Republished here with permission from The Stronsay Limpet
Great news again! We were not only blessed with good weather during the ‘harvesting hay’ period in late June and July but the birds following the ‘cutters and clearers’ were back in their former numbers after more than twenty years or more of: ‘just a few’. Hundreds of birds were to be seen following the machinery this year, mainly Common gulls, Black-headed Gulls, Oystercatchers, and Curlew. And many of these will have been local breeding birds, all skirmishing for worms etc.
Another big plus is to be seen at the Bu Loch which has now ‘recovered’ from the drought conditions of two years ago. The most astounding sight there throughout summer has been the number of Shelduck. Counts of 70 or more have been recorded – and on a few occasions 70 or so juveniles were to be seen. The young birds often form ‘creches’.
There are now a typical mixture of species present as in former years – Redshank and Dunlin being the most numerous. We eagerly await the unusual species which are attracted to this wonderful ‘bird-friendly’ habitat – particularly during bird migration.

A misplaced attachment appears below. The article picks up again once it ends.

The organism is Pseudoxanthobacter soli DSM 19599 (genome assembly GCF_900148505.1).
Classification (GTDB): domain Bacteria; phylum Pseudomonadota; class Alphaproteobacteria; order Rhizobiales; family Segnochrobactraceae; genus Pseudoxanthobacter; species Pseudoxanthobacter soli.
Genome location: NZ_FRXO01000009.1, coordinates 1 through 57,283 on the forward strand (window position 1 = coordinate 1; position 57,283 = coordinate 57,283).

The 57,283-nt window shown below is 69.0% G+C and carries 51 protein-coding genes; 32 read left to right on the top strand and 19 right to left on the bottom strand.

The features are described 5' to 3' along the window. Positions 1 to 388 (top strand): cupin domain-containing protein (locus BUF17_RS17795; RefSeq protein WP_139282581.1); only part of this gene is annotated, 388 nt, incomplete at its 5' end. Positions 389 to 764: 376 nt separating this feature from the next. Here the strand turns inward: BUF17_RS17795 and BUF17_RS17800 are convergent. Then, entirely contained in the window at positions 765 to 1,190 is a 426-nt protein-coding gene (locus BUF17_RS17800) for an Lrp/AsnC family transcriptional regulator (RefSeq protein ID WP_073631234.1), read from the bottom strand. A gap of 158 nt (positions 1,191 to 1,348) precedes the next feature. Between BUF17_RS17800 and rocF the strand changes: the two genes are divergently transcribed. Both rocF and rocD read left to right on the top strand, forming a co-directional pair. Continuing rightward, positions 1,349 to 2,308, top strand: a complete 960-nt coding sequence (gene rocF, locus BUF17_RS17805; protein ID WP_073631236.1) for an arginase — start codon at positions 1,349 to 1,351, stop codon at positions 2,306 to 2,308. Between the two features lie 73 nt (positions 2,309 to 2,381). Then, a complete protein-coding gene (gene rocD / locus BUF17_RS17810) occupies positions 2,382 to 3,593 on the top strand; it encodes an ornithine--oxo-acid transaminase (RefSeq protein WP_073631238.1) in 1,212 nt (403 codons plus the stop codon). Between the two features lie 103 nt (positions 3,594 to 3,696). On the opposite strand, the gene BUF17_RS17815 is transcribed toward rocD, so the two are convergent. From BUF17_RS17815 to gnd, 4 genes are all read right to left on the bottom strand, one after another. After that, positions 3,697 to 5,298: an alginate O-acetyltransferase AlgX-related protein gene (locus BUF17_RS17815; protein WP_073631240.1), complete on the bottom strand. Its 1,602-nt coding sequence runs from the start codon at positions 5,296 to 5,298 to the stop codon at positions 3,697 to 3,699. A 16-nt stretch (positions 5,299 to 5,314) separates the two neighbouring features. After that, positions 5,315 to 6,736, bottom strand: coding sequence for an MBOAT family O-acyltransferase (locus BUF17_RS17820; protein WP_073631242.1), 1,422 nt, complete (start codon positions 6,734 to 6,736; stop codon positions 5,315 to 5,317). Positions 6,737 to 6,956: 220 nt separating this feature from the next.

A party of Black-tailed Godwit (all in brilliant summer plumage) have been present for a week or so and are still present as I write.
The lay-by opposite the loch is ideal for observation from the car. Having sung the praises of the Bu Loch, the one rare wader seen so far during summer was a Red-necked Phalarope on the Lea Shun Loch by David Askew. A first-summer male Marsh Harrier has been seen on a few occasions – but always ‘fly-pasts’ with no time to enjoy. A big ‘Greensand-type’ Wheatear was seen around 20th – a sure sign that Autumn migration is not far away.
Thanks for all the calls. John & Sue Holloway
Categories: Local News
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